Most walkable city? Step in line, Boston – The Boston Globe

With its tightknit residential neighborhoods, its boulevards lined with cafes, shops, and parks, Boston officials for years have smugly considered the Hub the best city for a stroll.
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Hotel, tourist, and advertising executives two decades ago coined the phrase “America’s Walking City” and made it part of an international ad campaign. Mayor Thomas M. Menino is fond of calling the city “the most walkable in America.”

Most walkable city? Step in line, Boston – The Boston Globe.

Banking on a Norman Foster Building

The Murezzan is an attractive complex refurbished with new designs by Sir Norman Foster – and in which Credit Suisse has opened its new St. Moritz branch. Inside, a series of works by Swiss artists are on display. An open day is being held on Saturday, December 15, 2007, giving the public a chance to take a look behind the scenes.

Banking on a Norman Foster Building – CS – In Focus.

Sydney addicted to cars

Sydney is being choked to death by cars and cut off from its best asset, the harbour, by a freeway and rail link, according to renowned Danish urban designer trying to rejuvenate the city.

Sydney addicted to cars – New Zealand’s source for motoring news on Stuff.co.nz.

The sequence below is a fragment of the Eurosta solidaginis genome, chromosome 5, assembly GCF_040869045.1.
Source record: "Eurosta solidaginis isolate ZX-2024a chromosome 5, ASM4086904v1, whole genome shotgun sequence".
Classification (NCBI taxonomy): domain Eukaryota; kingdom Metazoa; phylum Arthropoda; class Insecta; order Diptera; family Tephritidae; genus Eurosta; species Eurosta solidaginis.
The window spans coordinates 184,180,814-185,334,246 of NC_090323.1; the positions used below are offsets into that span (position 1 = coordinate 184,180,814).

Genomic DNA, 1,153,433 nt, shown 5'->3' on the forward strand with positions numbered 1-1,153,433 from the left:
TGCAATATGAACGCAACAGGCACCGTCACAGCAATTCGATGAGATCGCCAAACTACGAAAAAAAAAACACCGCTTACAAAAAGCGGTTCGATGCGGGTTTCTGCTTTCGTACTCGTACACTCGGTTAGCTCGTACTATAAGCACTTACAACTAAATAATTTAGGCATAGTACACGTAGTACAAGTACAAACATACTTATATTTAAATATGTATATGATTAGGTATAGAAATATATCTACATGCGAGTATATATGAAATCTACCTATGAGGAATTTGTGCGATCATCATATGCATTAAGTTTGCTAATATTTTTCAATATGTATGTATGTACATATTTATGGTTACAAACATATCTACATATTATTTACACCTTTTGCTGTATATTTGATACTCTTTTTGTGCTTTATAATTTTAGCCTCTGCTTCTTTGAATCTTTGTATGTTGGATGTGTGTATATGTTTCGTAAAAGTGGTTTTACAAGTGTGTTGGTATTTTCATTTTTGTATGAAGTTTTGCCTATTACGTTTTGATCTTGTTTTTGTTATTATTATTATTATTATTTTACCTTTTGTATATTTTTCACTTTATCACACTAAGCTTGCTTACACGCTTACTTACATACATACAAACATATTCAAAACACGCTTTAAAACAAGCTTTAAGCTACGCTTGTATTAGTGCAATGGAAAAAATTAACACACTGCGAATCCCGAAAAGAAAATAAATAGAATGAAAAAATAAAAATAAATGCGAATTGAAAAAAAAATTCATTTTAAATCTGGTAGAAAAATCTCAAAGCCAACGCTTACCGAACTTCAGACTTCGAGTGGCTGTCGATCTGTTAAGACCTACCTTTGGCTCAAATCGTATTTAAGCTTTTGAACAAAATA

NBBJ :: Sustainable Design Project Making Strides Against Global Warming

Responsible for nearly half the world’s greenhouse gas emissions – the building industry is the primary contributor to global warming. To address this issue, the national design community has called for an immediate 50 percent energy reduction in all new buildings — and the call-to-action is working. A recent success story is Alley24, a new mixed-use building in Seattle that in little more than one year of occupancy reduced the office building’s CO2 emissions within a few percentage points of the 50 percent target

NBBJ :: Sustainable Design Project Making Strides Against Global Warming.

Broken Homes Damage the Environment – US National Science Foundation (NSF)

The data are in. Divorce is bad for the environment.

A novel study that links divorce with the environment shows that a global trend of soaring divorce rates has created more households with fewer people, that, in turn, take up more space and gobble up more energy and water. The research was completed atMichigan State University

nsf.gov – News – Broken Homes Damage the Environment – US National Science Foundation (NSF).